Talking tech since 2003

Minimize expenses, maximize revenue. This is the long-term goal every business in the world strives to achieve. The road to long-term solvency is a long and arduous one, laden with obstacles and seemingly insurmountable challenges, which is why startups and small business ventures have such a difficult time reaching their first year with a positive revenue stream. This is also why small businesses should weigh the pros and cons of obtaining a business loan in order to get their venture off the ground safely.

Yet, in an attempt to balance numerous proverbial balls at the same time such as marketing, revenue, customer experience, etc., entrepreneurs tend to put the fine art of liquidity management on the back burner. In reality, this is the one thing every business leader should focus on in the pursuit of long-term success. With that in mind, let’s take a look at liquidity management and why it should hold top priority in your company.

What is liquidity, you ask?

Novice entrepreneurs who don’t have a background in business management or experience in running a 21st-century company might have a tough time grasping the concept of liquidity, or why it’s so important for a small business. In essence, liquidity describes every fixed-value asset that you can sell on the open market without affecting its value. As you might have gathered by now, money is a liquid asset.

You exchange money for goods and services for a fixed price, and its value stays the same during the transaction process. Although cash is certainly not the only liquid asset on the market, it’s a prime example of liquidity due to the fact that other assets such as office furniture or other goods can be sold at various prices depending on the buyer.

Naturally, your no.1 priority as a small business owner should be to maximize cash flow (liquidity) in order to pay off your operational expenses as well as any outstanding debts in a proposed timeframe. However, things are not that simple, as liquidity will directly depend on a number of factors, such as your liabilities and cash flow ratios.

Tracking your liquidity ratios

Unlike solvency, which refers to your ability to meet your long-term financial commitments, liquidity refers to your ability to meet your short-term obligations and even sell assets quickly to raise funds. However, even if you’re doing well profit-wise, it’s still not a guarantee that you will be able to cover your operational expenses, pay off your debts, and most importantly, drive innovation.

As you can tell, constant cash flow is the name of the game in the modern business world, but you can never know when a financial drop might occur, which is why you not only want to have a contingency fund, but you also want to keep track of your liquidity ratios. These are your current ratio, your quick ratio, and your operating cash flow ratio.

Current ratio (working capital ratio) establishes your liquidity based on assets vs liabilities. If your financial advisor tells you that your current ratio is 2:1, then you have a financially healthy business. Your quick ratio is your company’s ability to cover your debts and outstanding fees. Lastly, operating cash flow ratio is exactly what it says – your ability to operate normally. You can measure your operating cash flow by adding up all of your revenue and dividing it with all of your liabilities.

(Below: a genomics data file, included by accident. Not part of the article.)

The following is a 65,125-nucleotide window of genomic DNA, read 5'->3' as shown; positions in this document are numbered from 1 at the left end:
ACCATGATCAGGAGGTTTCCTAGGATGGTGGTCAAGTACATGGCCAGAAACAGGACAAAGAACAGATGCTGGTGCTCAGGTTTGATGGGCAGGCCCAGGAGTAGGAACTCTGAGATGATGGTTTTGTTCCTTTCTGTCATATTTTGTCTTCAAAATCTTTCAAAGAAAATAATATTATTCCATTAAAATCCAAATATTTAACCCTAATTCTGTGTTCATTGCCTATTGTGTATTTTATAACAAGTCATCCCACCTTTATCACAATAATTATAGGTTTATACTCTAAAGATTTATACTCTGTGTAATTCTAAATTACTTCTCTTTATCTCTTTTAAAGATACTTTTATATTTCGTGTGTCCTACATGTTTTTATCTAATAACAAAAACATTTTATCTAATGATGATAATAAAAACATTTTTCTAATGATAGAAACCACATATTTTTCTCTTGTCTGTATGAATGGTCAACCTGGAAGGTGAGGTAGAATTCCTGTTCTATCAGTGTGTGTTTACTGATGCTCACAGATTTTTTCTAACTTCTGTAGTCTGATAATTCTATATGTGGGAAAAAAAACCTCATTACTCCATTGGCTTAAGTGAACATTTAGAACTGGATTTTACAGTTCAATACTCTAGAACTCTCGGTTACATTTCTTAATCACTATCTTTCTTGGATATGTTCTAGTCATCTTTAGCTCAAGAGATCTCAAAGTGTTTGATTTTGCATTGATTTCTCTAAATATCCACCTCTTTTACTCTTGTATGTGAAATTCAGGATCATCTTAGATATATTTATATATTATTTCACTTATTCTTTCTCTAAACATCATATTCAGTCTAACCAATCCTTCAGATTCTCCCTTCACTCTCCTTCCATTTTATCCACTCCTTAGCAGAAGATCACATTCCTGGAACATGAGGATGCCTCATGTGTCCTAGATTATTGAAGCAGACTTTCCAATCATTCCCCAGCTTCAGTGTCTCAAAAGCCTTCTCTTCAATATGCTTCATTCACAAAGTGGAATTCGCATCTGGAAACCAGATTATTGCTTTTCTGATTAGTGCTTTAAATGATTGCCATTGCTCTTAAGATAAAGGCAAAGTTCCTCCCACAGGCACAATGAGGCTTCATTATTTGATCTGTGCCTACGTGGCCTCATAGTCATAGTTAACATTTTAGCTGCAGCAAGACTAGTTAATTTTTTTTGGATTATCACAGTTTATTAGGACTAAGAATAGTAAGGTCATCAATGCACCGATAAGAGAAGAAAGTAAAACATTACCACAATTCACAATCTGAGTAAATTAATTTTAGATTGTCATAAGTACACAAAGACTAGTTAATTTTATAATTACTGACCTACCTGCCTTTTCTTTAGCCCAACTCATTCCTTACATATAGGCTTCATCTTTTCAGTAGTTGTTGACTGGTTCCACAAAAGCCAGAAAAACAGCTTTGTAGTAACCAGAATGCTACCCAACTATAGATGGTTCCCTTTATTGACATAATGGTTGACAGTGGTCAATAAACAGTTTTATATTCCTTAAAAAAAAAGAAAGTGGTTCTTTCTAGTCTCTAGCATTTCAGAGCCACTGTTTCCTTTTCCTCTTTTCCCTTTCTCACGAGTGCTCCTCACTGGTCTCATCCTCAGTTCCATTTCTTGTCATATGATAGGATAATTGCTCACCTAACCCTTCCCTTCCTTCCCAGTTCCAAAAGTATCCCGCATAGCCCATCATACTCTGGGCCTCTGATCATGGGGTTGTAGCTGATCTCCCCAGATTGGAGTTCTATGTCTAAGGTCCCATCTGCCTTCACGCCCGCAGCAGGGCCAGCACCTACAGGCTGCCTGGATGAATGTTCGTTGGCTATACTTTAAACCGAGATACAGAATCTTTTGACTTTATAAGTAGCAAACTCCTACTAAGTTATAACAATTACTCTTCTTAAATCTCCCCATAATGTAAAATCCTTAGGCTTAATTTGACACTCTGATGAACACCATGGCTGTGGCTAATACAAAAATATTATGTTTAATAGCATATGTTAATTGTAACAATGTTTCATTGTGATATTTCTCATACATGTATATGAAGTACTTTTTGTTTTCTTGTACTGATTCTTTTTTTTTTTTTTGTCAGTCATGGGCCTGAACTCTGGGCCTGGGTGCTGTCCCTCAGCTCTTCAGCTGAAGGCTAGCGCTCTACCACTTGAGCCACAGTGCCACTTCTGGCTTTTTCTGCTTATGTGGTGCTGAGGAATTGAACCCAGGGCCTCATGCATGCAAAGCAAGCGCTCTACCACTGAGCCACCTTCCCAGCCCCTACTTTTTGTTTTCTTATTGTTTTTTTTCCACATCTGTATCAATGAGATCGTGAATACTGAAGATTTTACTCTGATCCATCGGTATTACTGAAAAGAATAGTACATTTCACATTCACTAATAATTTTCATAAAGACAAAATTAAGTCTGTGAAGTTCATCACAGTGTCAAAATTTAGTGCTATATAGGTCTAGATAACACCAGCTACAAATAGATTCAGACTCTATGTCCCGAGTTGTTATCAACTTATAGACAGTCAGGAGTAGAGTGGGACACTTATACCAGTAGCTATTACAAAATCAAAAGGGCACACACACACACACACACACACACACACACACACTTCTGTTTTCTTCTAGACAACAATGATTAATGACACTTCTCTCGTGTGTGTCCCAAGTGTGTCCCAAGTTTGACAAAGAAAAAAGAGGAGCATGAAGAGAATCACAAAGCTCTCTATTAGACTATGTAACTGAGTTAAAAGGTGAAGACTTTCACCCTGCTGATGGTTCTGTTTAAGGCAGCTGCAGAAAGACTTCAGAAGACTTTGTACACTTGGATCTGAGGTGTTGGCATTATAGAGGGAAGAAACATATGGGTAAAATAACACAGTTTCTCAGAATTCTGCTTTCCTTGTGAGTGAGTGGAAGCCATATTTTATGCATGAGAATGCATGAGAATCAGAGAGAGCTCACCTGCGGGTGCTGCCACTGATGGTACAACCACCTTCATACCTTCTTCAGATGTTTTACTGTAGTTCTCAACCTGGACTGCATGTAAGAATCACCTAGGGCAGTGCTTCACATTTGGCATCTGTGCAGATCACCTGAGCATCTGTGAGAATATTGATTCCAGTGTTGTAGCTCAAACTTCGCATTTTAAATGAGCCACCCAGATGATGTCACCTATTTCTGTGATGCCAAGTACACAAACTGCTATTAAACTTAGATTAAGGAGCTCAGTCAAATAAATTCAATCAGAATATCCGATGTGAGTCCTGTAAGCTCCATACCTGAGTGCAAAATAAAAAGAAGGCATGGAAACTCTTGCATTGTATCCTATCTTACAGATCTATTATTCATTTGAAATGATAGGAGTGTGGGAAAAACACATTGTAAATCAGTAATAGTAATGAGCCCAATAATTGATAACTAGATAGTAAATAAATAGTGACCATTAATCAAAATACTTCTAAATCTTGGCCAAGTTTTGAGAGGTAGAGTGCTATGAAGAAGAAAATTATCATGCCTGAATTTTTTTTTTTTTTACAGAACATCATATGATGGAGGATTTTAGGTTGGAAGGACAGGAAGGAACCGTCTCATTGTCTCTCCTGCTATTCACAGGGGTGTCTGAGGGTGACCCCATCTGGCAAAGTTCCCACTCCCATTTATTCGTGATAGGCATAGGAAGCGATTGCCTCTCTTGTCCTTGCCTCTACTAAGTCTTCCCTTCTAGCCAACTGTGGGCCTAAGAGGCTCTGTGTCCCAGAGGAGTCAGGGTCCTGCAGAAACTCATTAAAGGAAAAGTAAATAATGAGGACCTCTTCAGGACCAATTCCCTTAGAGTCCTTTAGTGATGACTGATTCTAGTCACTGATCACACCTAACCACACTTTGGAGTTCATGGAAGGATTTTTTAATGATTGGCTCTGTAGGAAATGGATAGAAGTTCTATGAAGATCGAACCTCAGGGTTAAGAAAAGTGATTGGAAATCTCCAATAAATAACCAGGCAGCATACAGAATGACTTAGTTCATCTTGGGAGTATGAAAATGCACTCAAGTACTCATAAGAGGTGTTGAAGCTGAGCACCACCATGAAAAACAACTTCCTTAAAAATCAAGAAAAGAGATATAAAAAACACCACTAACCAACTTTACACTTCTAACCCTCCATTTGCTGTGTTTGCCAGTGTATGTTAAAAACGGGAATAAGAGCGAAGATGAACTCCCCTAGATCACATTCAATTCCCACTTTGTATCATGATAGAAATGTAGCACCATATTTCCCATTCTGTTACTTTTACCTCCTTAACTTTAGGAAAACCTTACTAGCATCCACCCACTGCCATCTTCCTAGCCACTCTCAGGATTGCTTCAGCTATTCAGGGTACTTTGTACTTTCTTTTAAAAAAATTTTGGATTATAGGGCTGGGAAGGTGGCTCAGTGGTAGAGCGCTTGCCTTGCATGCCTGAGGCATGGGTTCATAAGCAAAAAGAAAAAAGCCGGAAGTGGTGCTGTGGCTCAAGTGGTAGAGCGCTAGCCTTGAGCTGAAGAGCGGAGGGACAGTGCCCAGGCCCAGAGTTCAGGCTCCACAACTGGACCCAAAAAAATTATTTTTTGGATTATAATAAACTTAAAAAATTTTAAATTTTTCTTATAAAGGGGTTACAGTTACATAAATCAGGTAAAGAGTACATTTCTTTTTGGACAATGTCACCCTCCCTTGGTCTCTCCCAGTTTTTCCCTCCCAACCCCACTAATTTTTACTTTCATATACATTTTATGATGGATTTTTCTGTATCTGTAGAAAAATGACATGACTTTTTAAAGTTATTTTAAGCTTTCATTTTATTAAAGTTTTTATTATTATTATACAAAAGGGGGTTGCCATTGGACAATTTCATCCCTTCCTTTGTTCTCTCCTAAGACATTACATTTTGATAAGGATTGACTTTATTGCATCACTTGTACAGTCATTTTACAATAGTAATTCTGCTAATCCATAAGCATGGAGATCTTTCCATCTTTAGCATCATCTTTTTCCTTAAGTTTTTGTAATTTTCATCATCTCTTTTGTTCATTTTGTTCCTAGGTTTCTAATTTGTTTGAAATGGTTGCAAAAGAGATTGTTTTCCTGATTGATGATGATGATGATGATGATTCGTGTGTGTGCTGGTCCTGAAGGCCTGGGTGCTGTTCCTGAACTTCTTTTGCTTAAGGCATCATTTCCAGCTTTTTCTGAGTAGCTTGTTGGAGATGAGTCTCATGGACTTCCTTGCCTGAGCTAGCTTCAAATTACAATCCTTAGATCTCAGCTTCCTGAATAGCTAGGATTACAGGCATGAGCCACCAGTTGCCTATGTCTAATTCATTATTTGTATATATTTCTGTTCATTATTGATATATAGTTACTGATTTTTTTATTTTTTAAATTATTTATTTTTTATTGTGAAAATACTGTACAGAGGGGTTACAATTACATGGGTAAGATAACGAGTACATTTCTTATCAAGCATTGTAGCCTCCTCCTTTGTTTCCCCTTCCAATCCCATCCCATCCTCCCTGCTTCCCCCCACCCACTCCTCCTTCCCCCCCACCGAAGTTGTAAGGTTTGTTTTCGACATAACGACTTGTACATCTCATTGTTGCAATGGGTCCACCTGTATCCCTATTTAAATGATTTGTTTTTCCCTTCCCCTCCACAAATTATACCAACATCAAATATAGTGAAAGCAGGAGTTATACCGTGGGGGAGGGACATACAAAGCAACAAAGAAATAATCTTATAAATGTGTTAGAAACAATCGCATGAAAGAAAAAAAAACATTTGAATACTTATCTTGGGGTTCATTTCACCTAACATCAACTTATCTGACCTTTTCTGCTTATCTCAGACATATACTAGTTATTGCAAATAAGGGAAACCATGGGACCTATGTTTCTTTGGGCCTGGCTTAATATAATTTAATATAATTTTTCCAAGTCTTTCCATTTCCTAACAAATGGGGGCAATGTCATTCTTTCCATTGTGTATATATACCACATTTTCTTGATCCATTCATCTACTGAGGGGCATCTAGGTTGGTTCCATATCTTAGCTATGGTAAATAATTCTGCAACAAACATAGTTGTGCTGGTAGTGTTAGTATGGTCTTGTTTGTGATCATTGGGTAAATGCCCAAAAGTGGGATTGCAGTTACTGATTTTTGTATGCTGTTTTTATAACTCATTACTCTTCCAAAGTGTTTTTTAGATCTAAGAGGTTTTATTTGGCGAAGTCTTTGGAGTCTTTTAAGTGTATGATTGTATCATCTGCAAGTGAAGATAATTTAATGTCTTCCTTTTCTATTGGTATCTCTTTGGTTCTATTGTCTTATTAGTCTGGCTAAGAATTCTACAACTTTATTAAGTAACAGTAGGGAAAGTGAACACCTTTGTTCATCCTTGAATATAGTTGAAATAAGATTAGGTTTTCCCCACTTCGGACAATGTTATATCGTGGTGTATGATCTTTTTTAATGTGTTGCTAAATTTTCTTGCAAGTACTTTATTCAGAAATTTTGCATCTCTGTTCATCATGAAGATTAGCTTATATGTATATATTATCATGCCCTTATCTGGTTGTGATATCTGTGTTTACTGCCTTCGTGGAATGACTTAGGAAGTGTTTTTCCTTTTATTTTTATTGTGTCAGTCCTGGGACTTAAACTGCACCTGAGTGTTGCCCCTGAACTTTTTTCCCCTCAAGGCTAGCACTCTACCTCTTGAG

Increasing liquidity safely

Unsurprisingly, your main objective should be to maximize liquidity and maintain a positive upward trajectory across the aforementioned ratios. You can do this by taking out a personal loan, minimizing liabilities, and using finance through factoring to your advantage.

Taking out a personal loan is one of the safest ways to increase cash flow for your business, and it’s arguably the quickest solution of the three. Even if your credit history is not exactly excellent, you can still find bad credit loans that will allow you to obtain cash quickly and with minimal interest rates.

The second most effective solution is to look at your “problem” from a different angle, and try to minimize your liabilities instead of increasing your liquidity. Minimizing expenses is never easy, though, and you might have to make decisions you won’t like, but which are good of the company in the long run. Still, getting rid of excess inventory is a viable tactic.

Lastly, financing through factoring allows you to “sell” your invoices to a third party that will pay what you’re owned upfront, but will take a percentage of the revenue in the process when these invoices are met by your clients. This may be a good option, although you should weigh the pros and cons before reaching a decision.

Don’t mistake profit for liquidity

Before we wrap up this somewhat lengthy guide, let’s address a common misconception that many business leaders fall prey to – profit and liquidity are not synonyms. The main difference between profit and liquidity is time. The time it takes to get paid, the time it takes for the money to actually settle down into your account, the time it takes for the bank to process the payment, these are all factors that will affect your immediate cash flow.

When you sell a product, you make a profit, but that still doesn’t mean that you have secured cash flow because money takes time to travel into your account. Sometimes, transactions could take days to process (looking at you, PayPal), which is why rather than focusing on profit, you should focus on managing your cash flow, or rather securing constant liquidity.

In conclusion

Modern entrepreneurs and business leaders have a lot on their plate. While there are numerous tasks that require your attention on a daily basis, liquidity management should hold top priority in your schedule. With these insights in mind, you can secure constant cash flow for your small business and pave the road to a solvent future.

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